# Determination of exponents in physical pendulum equation of oscillation period

Physical pendulum oscillates with a period that can be described by the equation: $$T=2\pi I^{\alpha}m^{\beta}g^{\gamma}d^{\delta}$$, where the exponents are all non-zero. The units are: $$T\,[s]$$, $$I\,\left[kg\cdot m^2\right]$$, $$m\,[kg]$$, $$g\,\left[\frac{m}{s^2}\right]$$ and $$d\,[m]$$. To extract the unknown exponents I use dimensional analysis. Thus:

$$\left.\begin{matrix}T\\M\\L\end{matrix}\right.\left.\begin{matrix}:\\:\\:\end{matrix}\right.\left.\begin{matrix}1\\0\\0\end{matrix}\right.\left.\begin{matrix}=\\=\\=\end{matrix}\right.\left.\begin{matrix}-2\gamma\\\alpha+\beta\\2\alpha+\gamma+\delta\end{matrix}\right.$$

Obviously this system of equations is underdetermined, so the result is not unequivocal. Can anyone tell me what I am missing, if anything, because from physics I know the solution (and there is only ONE, namely $$T=2\pi\sqrt{I/mgd}$$) but I can't pin it down with maths. Or maybe the general form is ill posed?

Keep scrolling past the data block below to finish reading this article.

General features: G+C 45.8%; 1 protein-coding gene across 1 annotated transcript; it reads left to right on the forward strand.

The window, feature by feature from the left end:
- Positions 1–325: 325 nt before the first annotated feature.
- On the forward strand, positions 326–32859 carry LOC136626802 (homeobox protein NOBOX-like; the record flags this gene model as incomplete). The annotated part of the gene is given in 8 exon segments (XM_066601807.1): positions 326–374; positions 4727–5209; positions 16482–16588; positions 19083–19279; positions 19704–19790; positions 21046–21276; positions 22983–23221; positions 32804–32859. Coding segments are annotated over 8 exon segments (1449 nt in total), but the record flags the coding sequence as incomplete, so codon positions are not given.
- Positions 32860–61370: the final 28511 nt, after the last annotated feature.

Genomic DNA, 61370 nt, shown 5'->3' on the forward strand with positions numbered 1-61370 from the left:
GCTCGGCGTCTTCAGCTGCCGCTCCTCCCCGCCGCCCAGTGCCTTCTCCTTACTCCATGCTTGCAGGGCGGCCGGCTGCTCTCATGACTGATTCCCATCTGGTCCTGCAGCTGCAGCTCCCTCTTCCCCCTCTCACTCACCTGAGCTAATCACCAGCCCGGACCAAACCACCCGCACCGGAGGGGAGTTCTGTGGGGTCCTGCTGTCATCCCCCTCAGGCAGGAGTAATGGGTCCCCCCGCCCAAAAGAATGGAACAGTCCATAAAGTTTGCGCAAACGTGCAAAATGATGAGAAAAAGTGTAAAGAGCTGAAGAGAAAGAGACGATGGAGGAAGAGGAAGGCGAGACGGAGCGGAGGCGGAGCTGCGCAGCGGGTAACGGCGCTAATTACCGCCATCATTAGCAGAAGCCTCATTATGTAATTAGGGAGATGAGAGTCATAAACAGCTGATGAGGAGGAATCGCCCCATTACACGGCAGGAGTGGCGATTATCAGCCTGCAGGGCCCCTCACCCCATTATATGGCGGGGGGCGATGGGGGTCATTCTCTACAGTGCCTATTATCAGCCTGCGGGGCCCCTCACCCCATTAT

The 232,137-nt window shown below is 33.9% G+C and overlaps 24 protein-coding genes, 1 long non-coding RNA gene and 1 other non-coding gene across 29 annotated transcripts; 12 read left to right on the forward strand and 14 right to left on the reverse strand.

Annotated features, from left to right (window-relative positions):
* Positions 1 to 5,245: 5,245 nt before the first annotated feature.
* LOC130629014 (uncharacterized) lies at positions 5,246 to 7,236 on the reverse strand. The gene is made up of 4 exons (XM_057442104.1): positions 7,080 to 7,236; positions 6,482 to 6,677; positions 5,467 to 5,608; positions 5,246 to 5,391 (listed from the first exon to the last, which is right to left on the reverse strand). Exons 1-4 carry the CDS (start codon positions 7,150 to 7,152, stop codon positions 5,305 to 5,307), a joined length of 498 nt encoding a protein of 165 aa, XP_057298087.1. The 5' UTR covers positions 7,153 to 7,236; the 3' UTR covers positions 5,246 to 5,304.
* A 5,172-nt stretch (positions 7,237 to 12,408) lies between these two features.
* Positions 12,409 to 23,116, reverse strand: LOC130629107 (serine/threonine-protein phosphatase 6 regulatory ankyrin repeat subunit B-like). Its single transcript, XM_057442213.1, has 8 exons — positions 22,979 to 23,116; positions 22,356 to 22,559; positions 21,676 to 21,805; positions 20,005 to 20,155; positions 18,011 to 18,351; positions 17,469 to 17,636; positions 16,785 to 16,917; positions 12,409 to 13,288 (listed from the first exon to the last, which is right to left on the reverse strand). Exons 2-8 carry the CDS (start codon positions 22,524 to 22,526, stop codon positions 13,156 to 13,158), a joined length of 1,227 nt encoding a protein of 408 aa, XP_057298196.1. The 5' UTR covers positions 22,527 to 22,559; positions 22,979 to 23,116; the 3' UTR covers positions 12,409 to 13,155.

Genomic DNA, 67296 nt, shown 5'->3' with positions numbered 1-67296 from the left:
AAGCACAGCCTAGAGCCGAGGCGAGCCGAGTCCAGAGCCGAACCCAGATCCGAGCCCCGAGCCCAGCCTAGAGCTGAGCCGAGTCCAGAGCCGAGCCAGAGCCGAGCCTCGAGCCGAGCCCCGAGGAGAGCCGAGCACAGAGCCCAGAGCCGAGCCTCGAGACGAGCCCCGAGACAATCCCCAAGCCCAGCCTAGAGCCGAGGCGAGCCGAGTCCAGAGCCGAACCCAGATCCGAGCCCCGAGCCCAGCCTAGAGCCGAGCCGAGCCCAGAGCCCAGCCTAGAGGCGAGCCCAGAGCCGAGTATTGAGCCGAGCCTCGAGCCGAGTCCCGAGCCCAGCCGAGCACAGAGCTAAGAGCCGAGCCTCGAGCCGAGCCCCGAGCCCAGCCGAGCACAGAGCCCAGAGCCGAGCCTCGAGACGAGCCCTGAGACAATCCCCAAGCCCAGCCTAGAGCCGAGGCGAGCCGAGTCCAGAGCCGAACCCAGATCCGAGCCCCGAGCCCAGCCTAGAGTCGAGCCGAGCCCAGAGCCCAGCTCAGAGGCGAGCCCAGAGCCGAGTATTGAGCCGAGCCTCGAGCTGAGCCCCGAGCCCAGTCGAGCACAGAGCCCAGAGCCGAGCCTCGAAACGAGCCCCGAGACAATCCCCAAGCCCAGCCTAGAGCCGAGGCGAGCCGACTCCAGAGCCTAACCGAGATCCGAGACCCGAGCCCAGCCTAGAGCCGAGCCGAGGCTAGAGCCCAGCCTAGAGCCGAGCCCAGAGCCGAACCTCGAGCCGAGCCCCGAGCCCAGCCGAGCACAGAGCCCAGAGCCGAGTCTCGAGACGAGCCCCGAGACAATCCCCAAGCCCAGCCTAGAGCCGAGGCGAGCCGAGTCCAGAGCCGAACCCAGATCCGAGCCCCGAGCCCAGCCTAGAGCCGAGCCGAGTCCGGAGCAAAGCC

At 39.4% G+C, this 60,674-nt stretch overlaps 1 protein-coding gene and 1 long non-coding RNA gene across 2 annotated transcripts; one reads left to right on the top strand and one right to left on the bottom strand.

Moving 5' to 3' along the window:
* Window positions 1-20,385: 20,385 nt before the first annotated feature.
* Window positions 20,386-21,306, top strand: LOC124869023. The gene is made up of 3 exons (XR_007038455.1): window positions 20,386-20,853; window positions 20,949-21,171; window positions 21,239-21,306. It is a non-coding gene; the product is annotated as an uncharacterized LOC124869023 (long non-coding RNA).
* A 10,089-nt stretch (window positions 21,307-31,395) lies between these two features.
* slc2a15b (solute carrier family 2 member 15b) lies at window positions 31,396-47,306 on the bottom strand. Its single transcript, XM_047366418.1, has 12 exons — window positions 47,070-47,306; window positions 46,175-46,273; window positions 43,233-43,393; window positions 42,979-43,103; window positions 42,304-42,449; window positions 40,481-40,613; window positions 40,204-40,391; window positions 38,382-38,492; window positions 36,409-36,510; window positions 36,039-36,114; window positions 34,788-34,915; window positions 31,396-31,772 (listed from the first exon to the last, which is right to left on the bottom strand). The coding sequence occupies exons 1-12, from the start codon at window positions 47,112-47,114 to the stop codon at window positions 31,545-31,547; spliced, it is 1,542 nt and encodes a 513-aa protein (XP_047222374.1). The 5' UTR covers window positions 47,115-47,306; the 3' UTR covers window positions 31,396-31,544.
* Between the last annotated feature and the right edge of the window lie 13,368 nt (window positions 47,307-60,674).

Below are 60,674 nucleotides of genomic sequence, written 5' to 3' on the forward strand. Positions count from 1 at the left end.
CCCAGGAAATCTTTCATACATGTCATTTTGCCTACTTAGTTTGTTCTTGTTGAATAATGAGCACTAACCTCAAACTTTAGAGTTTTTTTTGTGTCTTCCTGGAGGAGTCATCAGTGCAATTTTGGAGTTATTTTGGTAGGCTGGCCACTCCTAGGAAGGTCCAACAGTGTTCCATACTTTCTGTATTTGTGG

• You have four variables and three dimensions, your system is overdetermined and will yield a dimensionless factor as a result of the Buckingham pi theorem. Commented Oct 15, 2023 at 3:58
• This system is underdetermined (more unknowns than equations needed to find them). See wiki. Commented Oct 18, 2023 at 10:22
• Yeah by the time I had realized it was too late to edit and the answer expanding on it had already gone up. Commented Oct 18, 2023 at 15:22

You can rewrite the equations to give $$\gamma = -\frac{1}{2}$$ $$\beta = - \alpha$$ $$\delta = \frac{1}{2} - 2\alpha$$ Substituting these into the equation, $$T = 2\pi \Big(\frac{I}{md^2}\Big)^{\alpha} \sqrt{\frac{d}{g}}$$ Now the problem is, $$\frac{I}{md^2}$$ is a dimentionless quantity, whose exponent can not be determined by dimension analysis. So this is how far you can get with it.
You could've reached the same conclusion quickly with Buckingham Pi theorem which states if you have N quantities with D inpendent dimensions, you'd have $$N-D$$ dimensionless quantities.